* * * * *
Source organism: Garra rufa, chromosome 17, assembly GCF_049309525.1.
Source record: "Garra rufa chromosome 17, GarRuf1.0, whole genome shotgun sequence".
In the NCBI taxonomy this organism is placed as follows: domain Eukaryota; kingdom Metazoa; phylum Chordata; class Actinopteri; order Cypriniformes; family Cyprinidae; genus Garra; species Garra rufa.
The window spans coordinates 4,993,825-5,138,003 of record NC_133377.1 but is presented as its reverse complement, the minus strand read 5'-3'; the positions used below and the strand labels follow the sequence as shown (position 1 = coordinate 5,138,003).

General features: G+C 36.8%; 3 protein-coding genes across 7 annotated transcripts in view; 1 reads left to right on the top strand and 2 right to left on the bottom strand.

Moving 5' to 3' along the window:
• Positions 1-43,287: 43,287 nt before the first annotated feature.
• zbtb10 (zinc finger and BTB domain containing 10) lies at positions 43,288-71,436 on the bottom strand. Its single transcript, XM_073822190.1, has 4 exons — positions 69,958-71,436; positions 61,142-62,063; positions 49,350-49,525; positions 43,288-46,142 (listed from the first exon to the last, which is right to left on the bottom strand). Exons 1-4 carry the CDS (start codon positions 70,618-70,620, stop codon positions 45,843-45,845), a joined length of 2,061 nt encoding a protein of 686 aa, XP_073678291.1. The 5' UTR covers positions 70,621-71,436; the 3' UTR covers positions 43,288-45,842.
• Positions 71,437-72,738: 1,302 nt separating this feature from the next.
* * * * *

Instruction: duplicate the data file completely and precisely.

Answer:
Source organism: Garra rufa, chromosome 17, assembly GCF_049309525.1.
Source record: "Garra rufa chromosome 17, GarRuf1.0, whole genome shotgun sequence".
In the NCBI taxonomy this organism is placed as follows: domain Eukaryota; kingdom Metazoa; phylum Chordata; class Actinopteri; order Cypriniformes; family Cyprinidae; genus Garra; species Garra rufa.
The window spans coordinates 4,993,825-5,138,003 of record NC_133377.1 but is presented as its reverse complement, the minus strand read 5'-3'; the positions used below and the strand labels follow the sequence as shown (position 1 = coordinate 5,138,003).

General features: G+C 36.8%; 3 protein-coding genes across 7 annotated transcripts in view; 1 reads left to right on the top strand and 2 right to left on the bottom strand.

Moving 5' to 3' along the window:
• Positions 1-43,287: 43,287 nt before the first annotated feature.
• zbtb10 (zinc finger and BTB domain containing 10) lies at positions 43,288-71,436 on the bottom strand. Its single transcript, XM_073822190.1, has 4 exons — positions 69,958-71,436; positions 61,142-62,063; positions 49,350-49,525; positions 43,288-46,142 (listed from the first exon to the last, which is right to left on the bottom strand). Exons 1-4 carry the CDS (start codon positions 70,618-70,620, stop codon positions 45,843-45,845), a joined length of 2,061 nt encoding a protein of 686 aa, XP_073678291.1. The 5' UTR covers positions 70,621-71,436; the 3' UTR covers positions 43,288-45,842.
• Positions 71,437-72,738: 1,302 nt separating this feature from the next.